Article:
Former president Thabo Mbeki talks to the media after he voted. (Carien du Plessis, News24)
Johannesburg - Former president Thabo Mbeki, who arrived at the Holy Family College in Killarney to vote just after noon, said his vote was still a secret but “you can guess what it is”.
Mbeki, who met this week with EFF leader, Julius Malema, as well as with Johannesburg mayor, Parks Tau, said the reason he insisted his vote was a secret was "to ensure the integrity of the system – the electoral system".
He said it was also "to make sure that people can vote freely with their conscience and not feel intimidated".
“That is why I’m raising it, not necessarily that my vote is a secret, you can guess what it is, but I feel it is important to communicate this message so that everybody should be assured that what we should have done here is that nobody will come down from the street and ask why did you vote for so and so and so and so because you see that is a very important thing. So it’s still secret,” he laughed.
Asked about elections violence Mbeki said it was true that these elections were “hotly contested,” but he felt South Africa’s democracy was strong.
“The constitutional democracy has been tested many times already since 1994, and I think we have survived that.
“But the question that you raise about the absence of violence is very important. Hopefully nothing will happen. Because I’m quite sure all of us are very deeply concerned about what happened before in terms of reports of the media of so many candidate councillors being killed," he said.
“That was very disturbing and I’m sure I have seen now the police service say they are investigating and they will take action if they find the people responsible, but it is very important and I hope that by the time we finish today this situation of peace will continue to prevail.”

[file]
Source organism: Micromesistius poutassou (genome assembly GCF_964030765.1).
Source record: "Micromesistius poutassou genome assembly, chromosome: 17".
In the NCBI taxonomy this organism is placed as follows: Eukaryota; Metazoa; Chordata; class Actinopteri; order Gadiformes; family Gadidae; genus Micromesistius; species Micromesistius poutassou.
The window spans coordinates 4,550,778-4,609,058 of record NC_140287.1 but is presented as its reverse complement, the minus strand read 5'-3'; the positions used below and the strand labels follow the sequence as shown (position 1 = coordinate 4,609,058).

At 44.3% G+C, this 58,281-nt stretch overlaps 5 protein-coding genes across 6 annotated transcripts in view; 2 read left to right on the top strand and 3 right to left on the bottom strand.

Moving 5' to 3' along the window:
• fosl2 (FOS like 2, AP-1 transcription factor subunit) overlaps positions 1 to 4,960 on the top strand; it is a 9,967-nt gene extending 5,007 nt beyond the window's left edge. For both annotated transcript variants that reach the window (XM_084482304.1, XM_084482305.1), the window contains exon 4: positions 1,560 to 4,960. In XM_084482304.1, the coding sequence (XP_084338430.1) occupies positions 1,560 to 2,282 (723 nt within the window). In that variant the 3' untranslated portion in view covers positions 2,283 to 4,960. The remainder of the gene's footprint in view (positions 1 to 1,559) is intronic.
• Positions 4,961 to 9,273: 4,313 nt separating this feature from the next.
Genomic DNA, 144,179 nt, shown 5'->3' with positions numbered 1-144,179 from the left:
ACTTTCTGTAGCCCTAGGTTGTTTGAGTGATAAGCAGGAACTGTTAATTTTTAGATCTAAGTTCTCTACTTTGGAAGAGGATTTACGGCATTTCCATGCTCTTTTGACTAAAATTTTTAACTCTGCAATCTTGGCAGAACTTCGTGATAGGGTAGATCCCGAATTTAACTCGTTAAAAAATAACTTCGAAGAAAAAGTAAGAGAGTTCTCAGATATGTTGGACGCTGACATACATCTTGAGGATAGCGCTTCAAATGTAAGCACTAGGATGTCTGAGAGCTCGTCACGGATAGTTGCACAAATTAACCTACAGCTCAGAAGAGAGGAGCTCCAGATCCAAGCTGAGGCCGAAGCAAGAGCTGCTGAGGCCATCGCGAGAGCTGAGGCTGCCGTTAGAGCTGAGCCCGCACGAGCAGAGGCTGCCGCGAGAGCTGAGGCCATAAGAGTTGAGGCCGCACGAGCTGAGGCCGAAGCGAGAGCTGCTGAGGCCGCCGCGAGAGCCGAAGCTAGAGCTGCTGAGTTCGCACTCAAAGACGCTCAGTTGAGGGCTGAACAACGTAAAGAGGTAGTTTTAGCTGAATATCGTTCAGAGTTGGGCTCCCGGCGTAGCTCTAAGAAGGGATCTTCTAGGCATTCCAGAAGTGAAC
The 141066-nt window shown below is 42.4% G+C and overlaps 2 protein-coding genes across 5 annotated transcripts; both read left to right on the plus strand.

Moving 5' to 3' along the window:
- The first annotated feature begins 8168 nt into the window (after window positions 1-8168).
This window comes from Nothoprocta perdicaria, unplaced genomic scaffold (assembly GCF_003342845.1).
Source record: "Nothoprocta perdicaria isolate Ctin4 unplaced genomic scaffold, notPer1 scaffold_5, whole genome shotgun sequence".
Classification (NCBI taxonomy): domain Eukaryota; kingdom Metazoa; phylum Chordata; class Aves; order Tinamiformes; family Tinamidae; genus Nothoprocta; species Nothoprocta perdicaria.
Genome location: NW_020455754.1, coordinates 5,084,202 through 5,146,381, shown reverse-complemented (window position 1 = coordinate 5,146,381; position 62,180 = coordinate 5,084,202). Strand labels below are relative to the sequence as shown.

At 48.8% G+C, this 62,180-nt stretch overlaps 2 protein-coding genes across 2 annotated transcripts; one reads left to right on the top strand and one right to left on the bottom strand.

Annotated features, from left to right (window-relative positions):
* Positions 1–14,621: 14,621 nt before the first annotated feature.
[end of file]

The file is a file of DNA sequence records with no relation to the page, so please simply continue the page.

Asked about what lessons Africa could learn from South Africa’s elections, Mbeki smiled and chose his words carefully.
"I think there are many many countries on the continent that hold elections. In the past we have had our electoral commission intervene in some countries at their request, for instance the elections in the DRC (Democratic Republic of Congo) in 2006, and they have done this in other countries," he said.
"But I think that we also probably have got a lot to learn from other countries on the continent."
Mbeki said South Africa should set an example of non-violence. "I really think the example that all of us should set ourselves is to ensure that you have genuinely free and fair elections, no intimidation, no violence, no fraud, no ballot fixing, stolen boxes and lost ballot papers and all that.
"All of us need to demonstrate that it is possible for us as a continent to fully respect this notion so that you make sure the process does indeed allow the people to do the governing."
Celebration of the struggle
Asked how it felt to cast his vote 22 years into democracy, Mbeki said: “Well you know we were involved in [the] struggle for a long time... and you know the Freedom Charter says the people shall govern.
"So this issue of the capacity of the people to choose their own government to participate in the process of determining policy has been very central for many many decades of our lives and therefore when you come to exercise that vote it really is in a sense a celebration of that struggle.
"It is a celebration of that victory because as I said the matter of one person one vote and the capacity of people to govern was such an central purpose of the struggle. And therefore to come vote is really to salute a victory.”
There was an initial mix-up with his voting station, with journalists being told that he would vote at the Killarney Country Club, about 3km from the college.
Mbeki updated his address details with the IEC shortly after casting his ballot in front of a large group of journalists.
Photographers and journalists had to be shooed away from the voting booth by electoral officials where Mbeki was making his mark.
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